"Simulating the heart pump is not simple,” Bazilevs said. “Current commercially available codes are not capable of handling such problems, which necessitate the development and implementation of advanced procedures for the interaction of fluid and structure for this class of applications.”

Marsden’s work focuses on the development of blood flow simulation tools that can be used to test and optimize new heart surgery designs on the computer before trying them on patients. Her group uses sliced based patient imaging data in DICOM format, typically CT, CAT, PET or MRI scans to construct the basic model of the patient's heart and surrounding veins and arteries.

The CAVE's job is then to load the simulation data, using the team's flow algorithms, so the team can try and work out, in near-realtime, what the optimal design would be for that particular patient, to minimise clotting as much as possible, and preferably eliminate it completely. Because the teams have an engineering background, this gives them a curious perspective: most of the tools the simulation uses have been stripped from other simulations, designed to work with CAVE environments to build aircraft.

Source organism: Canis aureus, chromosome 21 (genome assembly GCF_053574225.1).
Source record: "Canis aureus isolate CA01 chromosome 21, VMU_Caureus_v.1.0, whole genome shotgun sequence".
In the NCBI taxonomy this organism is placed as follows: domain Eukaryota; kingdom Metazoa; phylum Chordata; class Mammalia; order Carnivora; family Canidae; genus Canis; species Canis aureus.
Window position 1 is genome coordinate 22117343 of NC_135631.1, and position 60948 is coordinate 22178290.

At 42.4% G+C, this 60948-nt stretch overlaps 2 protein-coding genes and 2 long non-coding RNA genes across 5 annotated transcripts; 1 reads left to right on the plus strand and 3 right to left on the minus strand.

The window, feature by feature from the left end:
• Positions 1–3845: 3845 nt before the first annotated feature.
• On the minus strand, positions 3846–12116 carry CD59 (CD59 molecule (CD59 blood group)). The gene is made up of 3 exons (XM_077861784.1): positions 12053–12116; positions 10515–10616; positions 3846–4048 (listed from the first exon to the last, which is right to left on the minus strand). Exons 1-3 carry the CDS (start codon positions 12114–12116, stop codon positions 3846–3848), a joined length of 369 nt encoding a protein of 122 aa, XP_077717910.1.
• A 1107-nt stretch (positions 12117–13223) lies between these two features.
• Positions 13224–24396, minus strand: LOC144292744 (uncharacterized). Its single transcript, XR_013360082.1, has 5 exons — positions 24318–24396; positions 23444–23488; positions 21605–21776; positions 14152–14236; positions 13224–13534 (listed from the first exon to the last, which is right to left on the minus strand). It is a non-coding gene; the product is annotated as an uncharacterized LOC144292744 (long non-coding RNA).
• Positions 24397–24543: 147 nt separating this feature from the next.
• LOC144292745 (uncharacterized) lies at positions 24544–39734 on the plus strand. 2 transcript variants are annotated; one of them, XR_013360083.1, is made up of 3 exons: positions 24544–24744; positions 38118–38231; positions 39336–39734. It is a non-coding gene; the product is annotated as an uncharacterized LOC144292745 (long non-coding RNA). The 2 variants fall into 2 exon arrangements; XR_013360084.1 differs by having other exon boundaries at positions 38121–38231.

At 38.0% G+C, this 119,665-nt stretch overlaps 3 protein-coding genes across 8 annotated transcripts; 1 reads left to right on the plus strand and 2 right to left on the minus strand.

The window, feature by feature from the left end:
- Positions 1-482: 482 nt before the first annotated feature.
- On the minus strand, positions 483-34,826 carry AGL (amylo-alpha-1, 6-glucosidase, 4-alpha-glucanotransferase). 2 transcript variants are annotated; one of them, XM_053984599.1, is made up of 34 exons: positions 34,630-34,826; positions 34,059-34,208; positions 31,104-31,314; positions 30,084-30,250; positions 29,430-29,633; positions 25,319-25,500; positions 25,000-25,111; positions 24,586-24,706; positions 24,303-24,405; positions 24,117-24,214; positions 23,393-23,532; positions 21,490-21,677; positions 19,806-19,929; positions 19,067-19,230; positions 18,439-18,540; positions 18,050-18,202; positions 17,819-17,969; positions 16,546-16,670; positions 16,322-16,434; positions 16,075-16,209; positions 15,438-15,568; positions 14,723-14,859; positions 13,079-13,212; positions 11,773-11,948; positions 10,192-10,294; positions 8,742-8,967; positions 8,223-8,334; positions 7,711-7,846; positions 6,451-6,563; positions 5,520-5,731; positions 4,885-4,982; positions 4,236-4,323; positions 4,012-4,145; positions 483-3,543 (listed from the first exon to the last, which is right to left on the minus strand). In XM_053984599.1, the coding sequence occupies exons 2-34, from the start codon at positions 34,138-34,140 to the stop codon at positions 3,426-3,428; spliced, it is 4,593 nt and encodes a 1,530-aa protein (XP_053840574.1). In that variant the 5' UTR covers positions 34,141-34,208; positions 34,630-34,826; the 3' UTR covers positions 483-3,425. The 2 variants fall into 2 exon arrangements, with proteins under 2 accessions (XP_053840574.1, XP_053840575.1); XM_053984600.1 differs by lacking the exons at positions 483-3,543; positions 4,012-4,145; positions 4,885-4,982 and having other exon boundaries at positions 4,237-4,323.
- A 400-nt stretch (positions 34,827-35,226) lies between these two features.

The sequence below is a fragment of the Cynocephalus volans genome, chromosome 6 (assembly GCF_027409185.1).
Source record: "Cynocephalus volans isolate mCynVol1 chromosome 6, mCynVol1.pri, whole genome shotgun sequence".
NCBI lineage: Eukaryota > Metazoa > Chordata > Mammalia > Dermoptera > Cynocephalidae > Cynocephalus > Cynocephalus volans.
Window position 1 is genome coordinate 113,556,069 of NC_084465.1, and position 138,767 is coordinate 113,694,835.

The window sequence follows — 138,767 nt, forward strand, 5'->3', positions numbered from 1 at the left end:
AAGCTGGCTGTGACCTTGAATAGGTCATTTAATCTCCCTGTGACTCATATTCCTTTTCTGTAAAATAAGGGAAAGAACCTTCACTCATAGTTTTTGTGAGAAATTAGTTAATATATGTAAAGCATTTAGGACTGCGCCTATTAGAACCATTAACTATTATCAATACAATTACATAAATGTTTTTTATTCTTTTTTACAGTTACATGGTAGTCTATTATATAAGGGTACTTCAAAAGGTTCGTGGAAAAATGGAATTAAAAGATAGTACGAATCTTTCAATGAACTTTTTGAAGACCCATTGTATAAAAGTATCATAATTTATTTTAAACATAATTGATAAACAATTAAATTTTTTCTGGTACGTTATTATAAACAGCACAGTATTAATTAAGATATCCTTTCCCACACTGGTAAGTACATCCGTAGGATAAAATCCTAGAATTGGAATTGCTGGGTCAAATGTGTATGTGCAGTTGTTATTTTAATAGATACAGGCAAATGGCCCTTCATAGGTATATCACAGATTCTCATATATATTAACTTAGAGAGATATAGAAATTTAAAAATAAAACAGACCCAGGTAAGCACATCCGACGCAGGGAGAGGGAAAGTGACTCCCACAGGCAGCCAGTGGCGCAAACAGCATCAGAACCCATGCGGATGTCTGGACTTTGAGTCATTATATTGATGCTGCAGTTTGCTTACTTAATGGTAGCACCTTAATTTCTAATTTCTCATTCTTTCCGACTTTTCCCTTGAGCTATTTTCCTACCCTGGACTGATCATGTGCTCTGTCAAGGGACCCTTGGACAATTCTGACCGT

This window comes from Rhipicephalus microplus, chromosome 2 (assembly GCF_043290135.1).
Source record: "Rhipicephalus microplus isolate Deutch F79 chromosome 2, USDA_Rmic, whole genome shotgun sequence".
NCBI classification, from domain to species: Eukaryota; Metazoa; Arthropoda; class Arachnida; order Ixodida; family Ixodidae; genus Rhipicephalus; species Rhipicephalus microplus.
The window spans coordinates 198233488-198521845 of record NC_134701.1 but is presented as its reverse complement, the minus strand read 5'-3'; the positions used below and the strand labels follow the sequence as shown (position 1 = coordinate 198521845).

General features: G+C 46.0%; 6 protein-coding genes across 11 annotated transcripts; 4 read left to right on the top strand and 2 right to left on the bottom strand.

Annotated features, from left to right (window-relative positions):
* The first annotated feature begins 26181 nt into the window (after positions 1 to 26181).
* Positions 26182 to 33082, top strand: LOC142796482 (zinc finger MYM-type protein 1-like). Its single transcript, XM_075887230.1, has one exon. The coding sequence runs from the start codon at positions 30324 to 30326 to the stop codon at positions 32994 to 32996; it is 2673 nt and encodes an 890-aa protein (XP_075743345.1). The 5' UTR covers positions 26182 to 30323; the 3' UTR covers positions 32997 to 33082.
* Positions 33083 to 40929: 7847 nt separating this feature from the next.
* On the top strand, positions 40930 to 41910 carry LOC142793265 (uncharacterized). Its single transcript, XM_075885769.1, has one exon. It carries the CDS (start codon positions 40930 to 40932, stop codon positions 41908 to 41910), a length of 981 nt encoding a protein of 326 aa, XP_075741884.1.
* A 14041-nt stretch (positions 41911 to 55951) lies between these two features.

The basic principles are very similar, and because everything is standardised for this type of interface, it is relatively easy to take the tools used for one simulation and apply them to another. It is just not commonly expected that tools for such different simulations would be useful to one another. It may well be that tools developed in the course of this work, will then go back to the aircraft simulators, for equal benefit there.

It is not all pure research either. So far several of the designs developed in the simulation, have been manufactured by CAD/CAM processes, and then implanted in the same children the medical data came from, by pediatric heart surgeons at Stanford. In addition, she and her students have developed models of heart damage occurring in Kawasaki Disease in collaboration with physicians at the UC San Diego Medical Center and Rady Children's Hospital. These are being put to use in patient treatment.



VR Interfaces: Star CAVE


Computer Simulations Could Lead to Better Cardiac Pump for Children With Heart Defects

Berlin Heart Mechanical Heart Assist

The Berlin Heart (PDF)